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World

Warmer Weather Triggers More African Migrants To Try To Reach Europe

ARI SHAPIRO, HOST:

We're going to take a wider look now at the continuing story of migrants fleeing their homes in search of a better life.

RENEE MONTAGNE, HOST:

In the Mediterranean, nearly 2,000 migrants have drowned this year as they tried to leave war and poverty behind for the shores of Europe. Search and rescue missions have been increased, even as warmer weather triggered a big wave of migration over the past week. Reporter Lauren Frayer has been out on patrol with Spain's maritime rescue service. That's similar to the U.S. Coast Guard. We reached her on a boat at the southern tip of Spain. Hello, Lauren.

LAUREN FRAYER, BYLINE: Hi, Renee.

MONTAGNE: Tell us where you are exactly.

FRAYER: I'm on a Spanish coast guard vessel at a military port in Tarifa. This is Europe's southern tip. It's just nine miles across the Mediterranean from here to Morocco. I can actually see Africa across the water. And so it's one of the spots that's most tempting for migrants to try to paddle their way across the waters because they can actually see Europe from the Moroccan coast. This is the Mediterranean's narrowest point. If it's any indication, my cell phone is on a Moroccan network. It thinks I'm in Africa. So that's how close we are. But the wind and waves here are so fierce. You can probably hear the gusts of wind behind me. This is actually a world-famous spot for windsurfers and kite surfers. So you've got this strange juxtaposition of sports enthusiasts on vacation and migrants paddling in rafts in those same waters.

MONTAGNE: Well, you just got back, as I understand it, from a patrol on those waters. How did that go?

FRAYER: I did. So I was first on a tour of the Spanish coast guard's command center. This is where they monitor maritime traffic. And an emergency call came in, first from an NGO in Morocco reporting the departure of a boat of 11 migrants from a Moroccan beach, and then actually a call from the migrants themselves, desperate migrants in a raft amid huge waves. And here's one of the coast guard command center staff, Azuzena Lopez, describing what it's like for her to get those calls.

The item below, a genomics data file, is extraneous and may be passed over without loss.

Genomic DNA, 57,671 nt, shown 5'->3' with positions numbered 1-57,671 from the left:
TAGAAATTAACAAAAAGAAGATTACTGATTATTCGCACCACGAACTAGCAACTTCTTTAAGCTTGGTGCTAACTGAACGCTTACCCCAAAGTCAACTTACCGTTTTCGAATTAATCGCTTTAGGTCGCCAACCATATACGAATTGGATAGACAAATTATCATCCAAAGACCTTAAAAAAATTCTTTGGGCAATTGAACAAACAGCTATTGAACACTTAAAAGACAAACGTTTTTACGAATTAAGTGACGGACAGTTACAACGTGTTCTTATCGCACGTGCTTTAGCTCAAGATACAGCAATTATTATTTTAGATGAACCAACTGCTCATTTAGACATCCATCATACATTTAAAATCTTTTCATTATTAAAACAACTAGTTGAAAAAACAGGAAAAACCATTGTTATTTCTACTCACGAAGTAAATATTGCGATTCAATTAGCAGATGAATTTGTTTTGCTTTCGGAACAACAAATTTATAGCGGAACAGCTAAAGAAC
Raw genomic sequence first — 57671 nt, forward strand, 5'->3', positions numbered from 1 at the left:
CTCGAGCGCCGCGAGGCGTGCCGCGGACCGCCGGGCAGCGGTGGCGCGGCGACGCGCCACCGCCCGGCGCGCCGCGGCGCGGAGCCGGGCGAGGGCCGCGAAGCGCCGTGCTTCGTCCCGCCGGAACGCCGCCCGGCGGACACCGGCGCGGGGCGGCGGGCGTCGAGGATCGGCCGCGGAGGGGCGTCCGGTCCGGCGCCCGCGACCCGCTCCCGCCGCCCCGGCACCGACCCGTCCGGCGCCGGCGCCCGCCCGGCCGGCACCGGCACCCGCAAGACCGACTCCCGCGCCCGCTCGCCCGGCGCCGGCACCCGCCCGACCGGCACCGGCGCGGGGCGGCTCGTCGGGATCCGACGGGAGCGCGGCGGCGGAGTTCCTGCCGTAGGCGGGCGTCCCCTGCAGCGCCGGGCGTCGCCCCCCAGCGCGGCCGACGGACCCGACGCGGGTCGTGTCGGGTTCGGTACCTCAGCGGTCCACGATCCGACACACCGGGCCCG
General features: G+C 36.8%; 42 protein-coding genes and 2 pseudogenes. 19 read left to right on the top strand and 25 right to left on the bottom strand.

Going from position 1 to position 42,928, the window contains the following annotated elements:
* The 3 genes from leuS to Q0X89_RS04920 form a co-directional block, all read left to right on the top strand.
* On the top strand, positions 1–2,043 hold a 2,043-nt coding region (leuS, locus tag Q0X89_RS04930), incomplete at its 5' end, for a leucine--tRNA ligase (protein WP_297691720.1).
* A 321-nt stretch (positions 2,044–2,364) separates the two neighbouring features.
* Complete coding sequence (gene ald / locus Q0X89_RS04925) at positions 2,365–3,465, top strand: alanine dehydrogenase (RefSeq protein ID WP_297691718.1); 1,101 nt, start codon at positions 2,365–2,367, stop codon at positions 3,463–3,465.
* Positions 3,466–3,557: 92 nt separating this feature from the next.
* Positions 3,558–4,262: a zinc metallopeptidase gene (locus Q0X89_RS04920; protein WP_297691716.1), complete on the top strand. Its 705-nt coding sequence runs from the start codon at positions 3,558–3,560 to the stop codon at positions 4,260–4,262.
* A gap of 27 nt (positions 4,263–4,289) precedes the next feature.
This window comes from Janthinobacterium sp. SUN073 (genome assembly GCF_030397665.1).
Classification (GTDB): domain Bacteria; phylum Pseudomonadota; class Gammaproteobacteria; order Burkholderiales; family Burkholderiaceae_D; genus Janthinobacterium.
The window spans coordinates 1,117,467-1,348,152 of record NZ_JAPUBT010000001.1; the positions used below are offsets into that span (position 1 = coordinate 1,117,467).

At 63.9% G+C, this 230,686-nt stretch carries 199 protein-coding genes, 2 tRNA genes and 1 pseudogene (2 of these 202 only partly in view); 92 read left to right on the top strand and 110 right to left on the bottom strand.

AZUZENA LOPEZ: They scream, and they are crying. They put their babies close to their phone in order that you can hear them crying. But as much as you speak with them, more nervous they get. You know, sometimes it's better to not speak more.

FRAYER: She says she sometimes just has to put down the phone, despite the drama, and get to work radioing other boats to help.

MONTAGNE: Well, I mean, that's pretty dramatic. What happened?

FRAYER: So after we got that call, we rushed down to the port, boarded a rescue boat and went out to look for them. And what I witnessed was this massive cooperation between helicopters overhead, coast guard rescue boats in the water and even commercial vessels. You know, the mouth of the Mediterranean here sees 250 commercial vessels passing through here every day. And some of them today voluntarily went off course to help this rescue. They positioned their huge hulls to block the wind and waves from the tiny raft the migrants were on while they waited for the coast guard. Now, by the time the rescuers got there, the raft had collapsed. Two men were plucked from the water by a helicopter. They've been medevac-ed to a nearby hospital. They're suffering from hypothermia, but they are expected to survive. Another coast guard boat from the one I was on managed to get to the survivors first. They managed to pluck nine people out of the water and just drop them off at the Red Cross safely. There's no word yet on nationalities or their ages.

MONTAGNE: That sounds, Lauren, like a very lucky rescue for these migrants. You know, just to step back for a moment, we've heard about the massive bureaucratic struggle Europe is going through to try and increase search and rescue operations, possibly implement quotas for individual countries to resettle migrants. How is that playing out on the actual coast that you're looking at now?

FRAYER: Well, Spain has a unique case because it's suffering from tremendous unemployment. The coastal region where I am right now, unemployment rate is over 30 percent. You mentioned those quotas. Spain has actually rejected the idea altogether. It says the unemployment rate is so high that they can't afford to take more people. What kind of livelihood would migrants have here? There are very few jobs. So Spain's maritime service isn't doing those routine patrols. They're only responding to emergencies. They are deploying more and more frequently because they are getting more and more desperate emergency calls from migrants in the waters.

MONTAGNE: Lauren, thank you very much.

FRAYER: You're welcome.

MONTAGNE: That's Lauren Frayer speaking to us from a rescue boat off the southern tip of Spain. Transcript provided by NPR, Copyright NPR.